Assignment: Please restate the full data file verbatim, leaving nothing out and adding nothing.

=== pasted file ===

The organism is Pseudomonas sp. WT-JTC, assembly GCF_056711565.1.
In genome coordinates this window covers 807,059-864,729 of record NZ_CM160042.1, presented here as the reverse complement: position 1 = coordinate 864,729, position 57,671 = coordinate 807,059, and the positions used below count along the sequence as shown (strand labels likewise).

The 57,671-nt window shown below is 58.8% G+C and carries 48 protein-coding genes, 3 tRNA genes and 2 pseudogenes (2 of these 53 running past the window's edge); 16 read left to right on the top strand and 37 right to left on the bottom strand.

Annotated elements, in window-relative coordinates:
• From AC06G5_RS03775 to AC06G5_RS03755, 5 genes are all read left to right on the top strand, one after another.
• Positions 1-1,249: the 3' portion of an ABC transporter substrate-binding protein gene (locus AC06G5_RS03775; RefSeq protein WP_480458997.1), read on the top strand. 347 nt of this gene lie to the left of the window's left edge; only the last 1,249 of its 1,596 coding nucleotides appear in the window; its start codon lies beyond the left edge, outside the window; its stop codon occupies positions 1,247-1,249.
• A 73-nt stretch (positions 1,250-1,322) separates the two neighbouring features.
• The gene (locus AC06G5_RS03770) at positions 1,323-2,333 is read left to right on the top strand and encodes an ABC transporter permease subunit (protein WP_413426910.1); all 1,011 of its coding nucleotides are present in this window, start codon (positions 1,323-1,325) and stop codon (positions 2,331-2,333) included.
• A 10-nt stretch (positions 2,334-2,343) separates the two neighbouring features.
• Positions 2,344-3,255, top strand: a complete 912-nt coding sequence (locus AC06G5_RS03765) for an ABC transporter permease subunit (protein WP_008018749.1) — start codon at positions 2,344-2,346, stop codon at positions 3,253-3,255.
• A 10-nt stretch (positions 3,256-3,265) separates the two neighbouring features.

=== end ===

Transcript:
The organism is Pseudomonas sp. WT-JTC, assembly GCF_056711565.1.
In genome coordinates this window covers 807,059-864,729 of record NZ_CM160042.1, presented here as the reverse complement: position 1 = coordinate 864,729, position 57,671 = coordinate 807,059, and the positions used below count along the sequence as shown (strand labels likewise).

The 57,671-nt window shown below is 58.8% G+C and carries 48 protein-coding genes, 3 tRNA genes and 2 pseudogenes (2 of these 53 running past the window's edge); 16 read left to right on the top strand and 37 right to left on the bottom strand.

Annotated elements, in window-relative coordinates:
• From AC06G5_RS03775 to AC06G5_RS03755, 5 genes are all read left to right on the top strand, one after another.
• Positions 1-1,249: the 3' portion of an ABC transporter substrate-binding protein gene (locus AC06G5_RS03775; RefSeq protein WP_480458997.1), read on the top strand. 347 nt of this gene lie to the left of the window's left edge; only the last 1,249 of its 1,596 coding nucleotides appear in the window; its start codon lies beyond the left edge, outside the window; its stop codon occupies positions 1,247-1,249.
• A 73-nt stretch (positions 1,250-1,322) separates the two neighbouring features.
• The gene (locus AC06G5_RS03770) at positions 1,323-2,333 is read left to right on the top strand and encodes an ABC transporter permease subunit (protein WP_413426910.1); all 1,011 of its coding nucleotides are present in this window, start codon (positions 1,323-1,325) and stop codon (positions 2,331-2,333) included.
• A 10-nt stretch (positions 2,334-2,343) separates the two neighbouring features.
• Positions 2,344-3,255, top strand: a complete 912-nt coding sequence (locus AC06G5_RS03765) for an ABC transporter permease subunit (protein WP_008018749.1) — start codon at positions 2,344-2,346, stop codon at positions 3,253-3,255.
• A 10-nt stretch (positions 3,256-3,265) separates the two neighbouring features.